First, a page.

Objective: Cannabis is the most commonly used illicit drug in developed nations. In adolescent girls especially, rates of cannabis use have increased over the last decade, urging the need to characterize the potential correlates of onset of cannabis use during emerging adulthood. Method: Using data from 1065 females (collected 1994-2005) who participated in both the baseline and follow-up wave of interviews of the Missouri Adolescent Female Twin Study, we examined the associations between correlates from the peer, parental and individual domains and new onsets of cannabis use, using logistic regression. Results: Univariate models revealed that initiation of cannabis use was associated with alcohol and cigarette use at baseline, peer attitude towards alcohol/cigarette/cannabis use, peer substance use and other aspects of impulse-disinhibited behavior. However, multivariate stepwise modeling retained only the significant influences of alcohol use at baseline and peer attitudes towards cannabis as correlates of cannabis initiation. Conclusion: Having peers with favorable attitudes towards alcohol, cigarette and cannabis use is an important correlate of initiation of cannabis use in women. Prevention and intervention efforts need to take this into account when developing drug resistance training programs for adolescents.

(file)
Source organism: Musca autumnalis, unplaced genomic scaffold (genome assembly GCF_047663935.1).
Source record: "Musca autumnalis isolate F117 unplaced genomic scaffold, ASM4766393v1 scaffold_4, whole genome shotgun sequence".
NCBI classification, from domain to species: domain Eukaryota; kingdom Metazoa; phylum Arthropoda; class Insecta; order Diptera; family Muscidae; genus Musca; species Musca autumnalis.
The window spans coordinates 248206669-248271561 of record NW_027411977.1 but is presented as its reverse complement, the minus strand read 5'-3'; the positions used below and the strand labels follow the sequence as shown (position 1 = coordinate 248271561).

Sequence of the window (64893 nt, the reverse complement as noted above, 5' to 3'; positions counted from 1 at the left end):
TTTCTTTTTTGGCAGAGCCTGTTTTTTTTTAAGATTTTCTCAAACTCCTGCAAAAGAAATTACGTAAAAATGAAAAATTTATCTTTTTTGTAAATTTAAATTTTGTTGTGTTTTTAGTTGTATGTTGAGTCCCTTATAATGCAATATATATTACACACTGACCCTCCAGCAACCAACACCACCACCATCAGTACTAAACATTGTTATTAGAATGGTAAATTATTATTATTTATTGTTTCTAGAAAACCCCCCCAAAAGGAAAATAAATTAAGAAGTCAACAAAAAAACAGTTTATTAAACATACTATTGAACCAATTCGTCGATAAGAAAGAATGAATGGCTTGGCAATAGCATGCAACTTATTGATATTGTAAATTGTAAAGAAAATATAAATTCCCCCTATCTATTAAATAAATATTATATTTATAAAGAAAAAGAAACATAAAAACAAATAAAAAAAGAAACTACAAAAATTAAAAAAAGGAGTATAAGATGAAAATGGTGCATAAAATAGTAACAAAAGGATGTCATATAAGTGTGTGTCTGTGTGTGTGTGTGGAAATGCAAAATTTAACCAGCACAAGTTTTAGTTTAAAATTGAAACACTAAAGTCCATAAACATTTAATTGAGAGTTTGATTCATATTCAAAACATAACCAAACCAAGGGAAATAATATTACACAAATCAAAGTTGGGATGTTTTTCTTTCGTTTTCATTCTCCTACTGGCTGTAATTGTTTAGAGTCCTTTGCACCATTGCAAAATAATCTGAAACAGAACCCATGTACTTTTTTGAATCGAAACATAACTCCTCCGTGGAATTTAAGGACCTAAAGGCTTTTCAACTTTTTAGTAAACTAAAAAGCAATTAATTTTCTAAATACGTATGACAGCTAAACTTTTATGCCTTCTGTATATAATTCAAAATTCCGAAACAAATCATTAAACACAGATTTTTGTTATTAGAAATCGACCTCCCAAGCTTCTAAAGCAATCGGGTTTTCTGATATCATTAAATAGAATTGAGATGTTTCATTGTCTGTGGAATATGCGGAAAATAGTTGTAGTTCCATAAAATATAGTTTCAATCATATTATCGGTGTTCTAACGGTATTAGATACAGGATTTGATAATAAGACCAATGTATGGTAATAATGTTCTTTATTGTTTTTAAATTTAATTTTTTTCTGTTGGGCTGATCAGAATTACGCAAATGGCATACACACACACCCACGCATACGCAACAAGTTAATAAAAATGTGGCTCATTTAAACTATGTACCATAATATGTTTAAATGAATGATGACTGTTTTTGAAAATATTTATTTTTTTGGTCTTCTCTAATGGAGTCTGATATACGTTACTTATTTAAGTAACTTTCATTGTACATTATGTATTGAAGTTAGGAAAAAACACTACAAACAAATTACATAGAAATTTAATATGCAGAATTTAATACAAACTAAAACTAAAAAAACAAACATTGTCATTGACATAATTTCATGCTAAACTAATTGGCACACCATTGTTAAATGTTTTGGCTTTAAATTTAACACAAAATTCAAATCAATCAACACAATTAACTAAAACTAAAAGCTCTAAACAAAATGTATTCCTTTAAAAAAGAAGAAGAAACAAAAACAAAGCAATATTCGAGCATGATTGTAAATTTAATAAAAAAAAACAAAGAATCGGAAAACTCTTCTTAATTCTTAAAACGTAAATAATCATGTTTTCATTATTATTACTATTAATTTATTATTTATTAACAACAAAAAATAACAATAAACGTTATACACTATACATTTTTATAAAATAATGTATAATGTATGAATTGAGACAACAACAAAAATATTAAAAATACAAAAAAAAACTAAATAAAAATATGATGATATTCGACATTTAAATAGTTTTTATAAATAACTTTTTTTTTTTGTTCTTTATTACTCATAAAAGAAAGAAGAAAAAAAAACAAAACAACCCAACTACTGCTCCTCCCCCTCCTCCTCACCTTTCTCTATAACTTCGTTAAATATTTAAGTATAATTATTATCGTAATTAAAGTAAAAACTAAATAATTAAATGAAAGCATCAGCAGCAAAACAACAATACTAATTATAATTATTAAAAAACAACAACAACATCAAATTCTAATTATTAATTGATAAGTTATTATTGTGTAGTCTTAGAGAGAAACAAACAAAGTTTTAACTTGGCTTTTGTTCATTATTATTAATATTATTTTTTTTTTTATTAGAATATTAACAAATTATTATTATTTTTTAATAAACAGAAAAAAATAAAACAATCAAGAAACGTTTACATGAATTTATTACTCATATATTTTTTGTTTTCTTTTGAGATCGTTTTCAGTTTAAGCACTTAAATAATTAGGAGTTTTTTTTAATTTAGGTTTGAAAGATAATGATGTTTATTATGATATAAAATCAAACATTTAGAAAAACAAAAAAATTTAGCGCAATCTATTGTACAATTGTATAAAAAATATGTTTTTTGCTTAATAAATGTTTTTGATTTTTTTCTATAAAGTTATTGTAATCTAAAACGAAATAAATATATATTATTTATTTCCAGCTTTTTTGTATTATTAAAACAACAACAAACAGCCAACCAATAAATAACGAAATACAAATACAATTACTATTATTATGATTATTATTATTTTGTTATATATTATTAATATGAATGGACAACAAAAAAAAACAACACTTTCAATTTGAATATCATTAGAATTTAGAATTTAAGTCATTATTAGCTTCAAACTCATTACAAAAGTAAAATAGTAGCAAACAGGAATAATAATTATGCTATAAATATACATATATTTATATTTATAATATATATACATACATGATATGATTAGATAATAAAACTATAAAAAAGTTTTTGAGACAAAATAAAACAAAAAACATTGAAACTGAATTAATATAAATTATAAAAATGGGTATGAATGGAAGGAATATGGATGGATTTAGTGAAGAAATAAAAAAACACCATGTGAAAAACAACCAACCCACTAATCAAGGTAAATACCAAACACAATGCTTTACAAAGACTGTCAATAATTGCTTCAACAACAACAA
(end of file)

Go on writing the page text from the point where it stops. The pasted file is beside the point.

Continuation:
Original languageEnglish
Pages (from-to)31-34
Number of pages4
JournalPreventive Medicine
Issue number1
StatePublished - Jul 2007


  • Cannabis
  • Longitudinal
  • Peer group
  • Women


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